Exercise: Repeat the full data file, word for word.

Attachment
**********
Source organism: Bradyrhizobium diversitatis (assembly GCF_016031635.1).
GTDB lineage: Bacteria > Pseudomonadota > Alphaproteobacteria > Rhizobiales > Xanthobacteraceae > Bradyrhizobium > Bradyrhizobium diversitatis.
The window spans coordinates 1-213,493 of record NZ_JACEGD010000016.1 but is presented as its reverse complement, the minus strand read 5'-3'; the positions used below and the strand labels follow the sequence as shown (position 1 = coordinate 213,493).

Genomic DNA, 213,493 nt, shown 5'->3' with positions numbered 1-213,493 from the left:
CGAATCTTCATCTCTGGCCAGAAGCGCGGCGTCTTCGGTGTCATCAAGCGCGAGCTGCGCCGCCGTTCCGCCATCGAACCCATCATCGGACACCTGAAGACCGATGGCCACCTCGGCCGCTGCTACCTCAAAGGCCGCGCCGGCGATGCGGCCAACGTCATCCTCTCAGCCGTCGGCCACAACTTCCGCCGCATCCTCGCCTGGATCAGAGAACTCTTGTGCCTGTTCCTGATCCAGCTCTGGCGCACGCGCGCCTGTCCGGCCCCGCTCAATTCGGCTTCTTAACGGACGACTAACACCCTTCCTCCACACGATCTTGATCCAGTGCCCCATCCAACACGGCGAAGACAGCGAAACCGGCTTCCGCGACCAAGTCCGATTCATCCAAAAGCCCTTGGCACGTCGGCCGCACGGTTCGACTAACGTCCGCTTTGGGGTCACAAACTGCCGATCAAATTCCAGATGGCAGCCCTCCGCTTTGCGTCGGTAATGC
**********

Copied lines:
Source organism: Bradyrhizobium diversitatis (assembly GCF_016031635.1).
GTDB lineage: Bacteria > Pseudomonadota > Alphaproteobacteria > Rhizobiales > Xanthobacteraceae > Bradyrhizobium > Bradyrhizobium diversitatis.
The window spans coordinates 1-213,493 of record NZ_JACEGD010000016.1 but is presented as its reverse complement, the minus strand read 5'-3'; the positions used below and the strand labels follow the sequence as shown (position 1 = coordinate 213,493).

Genomic DNA, 213,493 nt, shown 5'->3' with positions numbered 1-213,493 from the left:
CGAATCTTCATCTCTGGCCAGAAGCGCGGCGTCTTCGGTGTCATCAAGCGCGAGCTGCGCCGCCGTTCCGCCATCGAACCCATCATCGGACACCTGAAGACCGATGGCCACCTCGGCCGCTGCTACCTCAAAGGCCGCGCCGGCGATGCGGCCAACGTCATCCTCTCAGCCGTCGGCCACAACTTCCGCCGCATCCTCGCCTGGATCAGAGAACTCTTGTGCCTGTTCCTGATCCAGCTCTGGCGCACGCGCGCCTGTCCGGCCCCGCTCAATTCGGCTTCTTAACGGACGACTAACACCCTTCCTCCACACGATCTTGATCCAGTGCCCCATCCAACACGGCGAAGACAGCGAAACCGGCTTCCGCGACCAAGTCCGATTCATCCAAAAGCCCTTGGCACGTCGGCCGCACGGTTCGACTAACGTCCGCTTTGGGGTCACAAACTGCCGATCAAATTCCAGATGGCAGCCCTCCGCTTTGCGTCGGTAATGC